~~Stay indoors as much as possible and keep your windows closed. Keep your car windows closed when you’re driving. If you have to go outside, try not to go out on windy days or in early morning (between 5:00 am and 10:00 am) when pollen count is usually highest.

Be aware that pollen can come indoors on your clothes, your pet’s fur, or other objects you bring inside. If you’ve been outside during pollen season, bathe right away and wash or brush your pet (perhaps someone else will do it for you). Machine dry your clothes – don’t hang them outside.

~~ Try an over the counter antihistamine medication.

This works for many people although side effects can include drowsiness or dry mucous membranes.

~~ Try immune therapy. This is where a doctor gives you a shot of the same allergen that causes your allergic reaction, but in a much diluted form. Your body creates an antibody response against the protein, sort of like vaccinating you from the irritating substance. Unfortunately, you have to go in for shots from every week to once a month and when you stop the shots, the immunity usually ends, too. This can still be a good method for people with extreme allergic reactions where over the counter medication doesn’t work. 

~~ Buy a HEPA (high efficiency particulate air) air purifier. HEPA purifiers are specifically designed to capture micron to sub-micron matter. Since HEPA filters capture particles as small as 0.3 microns in diameter and ragweed pollen is 20 microns, they will absolutely capture ragweed pollen grains. You need to purchase an air purifier that will handle the size of the room. It’s also important to maintain the filter and replace it at regular intervals.

If you can’t purchase a HEPA air purifier, a HEPA filter attachment for your air conditioner can help, too.

~~ Take a vacation where there isn’t likely to be pollen, such as on the beach or on an ocean cruise.

Photo by burntchestnut 

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HEPA Air Purifiers Will Capture Ragweed Pollen

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Ragweed Benefits Wild Life

Quail and Pheasant Thrive on Ragweed

image of ragweedRagweed produces nutritious seeds for wildlife, especially pheasant and quail.

The wide leaves that branch out provide a good place for chicks to hide under and escape birds of
prey. As they stay hidden from predators, they can run around and feed.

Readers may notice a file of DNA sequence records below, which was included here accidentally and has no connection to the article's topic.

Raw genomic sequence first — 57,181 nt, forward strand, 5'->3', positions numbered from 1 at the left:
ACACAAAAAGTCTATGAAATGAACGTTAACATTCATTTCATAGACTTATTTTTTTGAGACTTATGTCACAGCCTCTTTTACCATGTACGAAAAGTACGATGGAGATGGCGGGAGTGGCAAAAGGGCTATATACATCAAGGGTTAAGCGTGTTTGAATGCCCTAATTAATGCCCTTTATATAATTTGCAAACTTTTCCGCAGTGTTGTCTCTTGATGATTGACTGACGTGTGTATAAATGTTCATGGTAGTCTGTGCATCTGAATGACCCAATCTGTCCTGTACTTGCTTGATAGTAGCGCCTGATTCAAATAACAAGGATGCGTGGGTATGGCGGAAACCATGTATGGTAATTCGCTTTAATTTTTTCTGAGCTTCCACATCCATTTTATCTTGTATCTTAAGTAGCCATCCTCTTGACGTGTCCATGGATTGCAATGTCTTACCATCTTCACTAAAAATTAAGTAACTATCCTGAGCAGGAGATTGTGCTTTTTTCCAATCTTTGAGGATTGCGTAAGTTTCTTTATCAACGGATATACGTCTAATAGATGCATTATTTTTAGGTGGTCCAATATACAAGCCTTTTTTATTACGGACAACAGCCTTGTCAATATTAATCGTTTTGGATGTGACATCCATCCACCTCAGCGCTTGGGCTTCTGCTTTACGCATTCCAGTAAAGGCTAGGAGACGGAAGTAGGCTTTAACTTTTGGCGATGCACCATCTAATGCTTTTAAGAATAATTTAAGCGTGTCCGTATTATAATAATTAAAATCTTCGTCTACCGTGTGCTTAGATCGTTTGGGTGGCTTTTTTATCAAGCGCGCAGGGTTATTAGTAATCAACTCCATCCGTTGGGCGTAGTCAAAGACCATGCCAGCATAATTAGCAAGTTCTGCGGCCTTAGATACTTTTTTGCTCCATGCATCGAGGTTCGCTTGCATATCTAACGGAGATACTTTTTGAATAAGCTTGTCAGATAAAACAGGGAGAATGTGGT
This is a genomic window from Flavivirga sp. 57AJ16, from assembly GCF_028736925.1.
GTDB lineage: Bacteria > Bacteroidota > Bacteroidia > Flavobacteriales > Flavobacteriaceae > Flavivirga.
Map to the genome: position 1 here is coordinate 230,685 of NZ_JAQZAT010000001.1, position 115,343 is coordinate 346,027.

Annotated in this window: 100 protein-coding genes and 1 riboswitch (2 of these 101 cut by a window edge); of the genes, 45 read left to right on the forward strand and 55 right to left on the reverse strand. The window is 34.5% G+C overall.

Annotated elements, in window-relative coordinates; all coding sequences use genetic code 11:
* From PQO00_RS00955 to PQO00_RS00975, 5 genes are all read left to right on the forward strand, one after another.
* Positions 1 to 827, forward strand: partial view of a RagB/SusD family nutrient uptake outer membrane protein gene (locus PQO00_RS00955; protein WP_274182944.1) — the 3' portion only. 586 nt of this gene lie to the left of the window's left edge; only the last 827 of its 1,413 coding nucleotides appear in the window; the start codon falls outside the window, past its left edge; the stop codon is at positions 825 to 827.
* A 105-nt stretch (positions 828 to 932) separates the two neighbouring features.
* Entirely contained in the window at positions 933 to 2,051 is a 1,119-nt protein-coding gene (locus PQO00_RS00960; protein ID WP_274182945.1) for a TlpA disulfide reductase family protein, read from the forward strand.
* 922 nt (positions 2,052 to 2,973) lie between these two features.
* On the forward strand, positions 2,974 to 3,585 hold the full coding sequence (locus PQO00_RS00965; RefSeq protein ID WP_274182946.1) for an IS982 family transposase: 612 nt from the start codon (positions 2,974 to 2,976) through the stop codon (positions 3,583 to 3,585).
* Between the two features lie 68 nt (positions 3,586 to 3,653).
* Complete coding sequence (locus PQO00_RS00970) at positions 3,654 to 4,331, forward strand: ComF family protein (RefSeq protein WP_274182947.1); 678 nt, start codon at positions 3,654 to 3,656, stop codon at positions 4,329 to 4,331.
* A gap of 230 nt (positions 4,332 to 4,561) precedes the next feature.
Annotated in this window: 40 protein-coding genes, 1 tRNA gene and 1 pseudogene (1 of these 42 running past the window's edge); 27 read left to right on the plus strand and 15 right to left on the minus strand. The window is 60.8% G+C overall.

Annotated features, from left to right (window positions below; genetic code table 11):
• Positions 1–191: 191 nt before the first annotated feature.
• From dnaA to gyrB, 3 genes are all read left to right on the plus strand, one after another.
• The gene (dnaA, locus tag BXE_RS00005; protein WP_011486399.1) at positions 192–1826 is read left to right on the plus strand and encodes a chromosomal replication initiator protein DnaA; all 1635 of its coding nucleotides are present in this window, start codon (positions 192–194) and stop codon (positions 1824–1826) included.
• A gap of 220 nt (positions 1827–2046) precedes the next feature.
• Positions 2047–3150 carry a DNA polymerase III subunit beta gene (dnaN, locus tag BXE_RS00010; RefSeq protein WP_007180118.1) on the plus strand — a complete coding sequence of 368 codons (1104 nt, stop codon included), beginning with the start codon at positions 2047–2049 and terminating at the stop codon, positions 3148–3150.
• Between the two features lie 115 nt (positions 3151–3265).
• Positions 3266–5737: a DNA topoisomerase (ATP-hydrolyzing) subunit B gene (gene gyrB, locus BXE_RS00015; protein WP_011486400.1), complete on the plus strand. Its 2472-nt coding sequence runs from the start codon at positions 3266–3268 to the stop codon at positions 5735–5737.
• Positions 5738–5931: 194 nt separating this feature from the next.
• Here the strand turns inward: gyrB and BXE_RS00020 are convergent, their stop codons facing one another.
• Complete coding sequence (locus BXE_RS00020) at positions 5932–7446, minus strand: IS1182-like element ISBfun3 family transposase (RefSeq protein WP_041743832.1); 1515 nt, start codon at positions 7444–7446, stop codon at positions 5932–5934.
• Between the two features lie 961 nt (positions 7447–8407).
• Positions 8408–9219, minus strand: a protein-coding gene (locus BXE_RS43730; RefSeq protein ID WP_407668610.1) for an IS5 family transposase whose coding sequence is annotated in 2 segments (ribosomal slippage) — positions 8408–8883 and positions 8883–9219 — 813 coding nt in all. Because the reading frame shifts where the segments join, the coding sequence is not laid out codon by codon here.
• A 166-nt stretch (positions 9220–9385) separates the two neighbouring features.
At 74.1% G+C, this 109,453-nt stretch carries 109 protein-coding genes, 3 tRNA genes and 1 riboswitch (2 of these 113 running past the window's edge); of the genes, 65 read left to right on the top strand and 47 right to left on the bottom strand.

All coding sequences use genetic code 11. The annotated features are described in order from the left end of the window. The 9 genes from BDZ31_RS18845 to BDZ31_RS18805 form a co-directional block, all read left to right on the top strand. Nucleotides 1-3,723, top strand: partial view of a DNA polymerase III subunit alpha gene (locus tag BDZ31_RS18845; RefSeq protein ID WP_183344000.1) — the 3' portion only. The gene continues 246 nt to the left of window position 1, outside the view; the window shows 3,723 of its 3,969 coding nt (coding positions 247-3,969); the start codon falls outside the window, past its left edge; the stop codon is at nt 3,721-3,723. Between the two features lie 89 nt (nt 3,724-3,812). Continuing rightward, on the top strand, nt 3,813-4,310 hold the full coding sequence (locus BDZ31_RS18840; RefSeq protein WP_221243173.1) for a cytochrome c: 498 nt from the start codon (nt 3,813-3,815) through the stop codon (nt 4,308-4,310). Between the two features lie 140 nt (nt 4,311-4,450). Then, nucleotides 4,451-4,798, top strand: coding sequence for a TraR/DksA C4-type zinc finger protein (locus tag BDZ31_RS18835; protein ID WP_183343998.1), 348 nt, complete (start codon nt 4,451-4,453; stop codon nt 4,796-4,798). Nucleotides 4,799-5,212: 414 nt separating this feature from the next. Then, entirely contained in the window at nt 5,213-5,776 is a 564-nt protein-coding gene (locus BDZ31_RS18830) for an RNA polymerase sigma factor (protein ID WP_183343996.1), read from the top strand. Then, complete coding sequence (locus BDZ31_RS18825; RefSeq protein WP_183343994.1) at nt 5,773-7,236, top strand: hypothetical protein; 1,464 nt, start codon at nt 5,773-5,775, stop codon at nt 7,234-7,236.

Ragweed attracts many insects which have high protein content. Pheasant and quail hens can eat the insects and also bring them to their chicks.

Ragweed seedlings come up from May through July. The flowers are formed from July to September, and the seeds mature around August until the first frost. The seeds give wild birds something to eat during the cold winter months.

Planting ragweed in fields has helped to increase quail and pheasant populations. Plant it during fall or winter. After it grows, disk the field each year. When the weeds aren’t as abundant, seed again.

Photo by Burntchestnut.

How To Get Rid of Ragweed

ragweed growing in a fieldChemical spraying will usually get rid of ragweed quickly, but you probably will have to use an aggressive herbicide in order to kill it.

Remember that herbicides kill all other vegetation it touches, too, and can run off and affect other neighboring fields and lawns.

Mowing is another way to control ragweed. Mow it continuously because ragweed will regrow in about two weeks if there’s even as little as a half inch of stem left. Keeping the ragweed mowed will also prevent it from flowering and later making seeds.

Uprooting ragweed is another option and should be done in late spring before it flowers and before it’s had time to develop strong roots.

Cutting and burning ragweed works best because the stems are killed and the plant can’t grow back. But burning does pollute the air and there’s always the danger of an out-of-control field fire. Cut down the ragweed and burn it only after the stalks have dried.

Photo by Burntchestnut 

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Updated: 10/02/2014, AngelaJohnson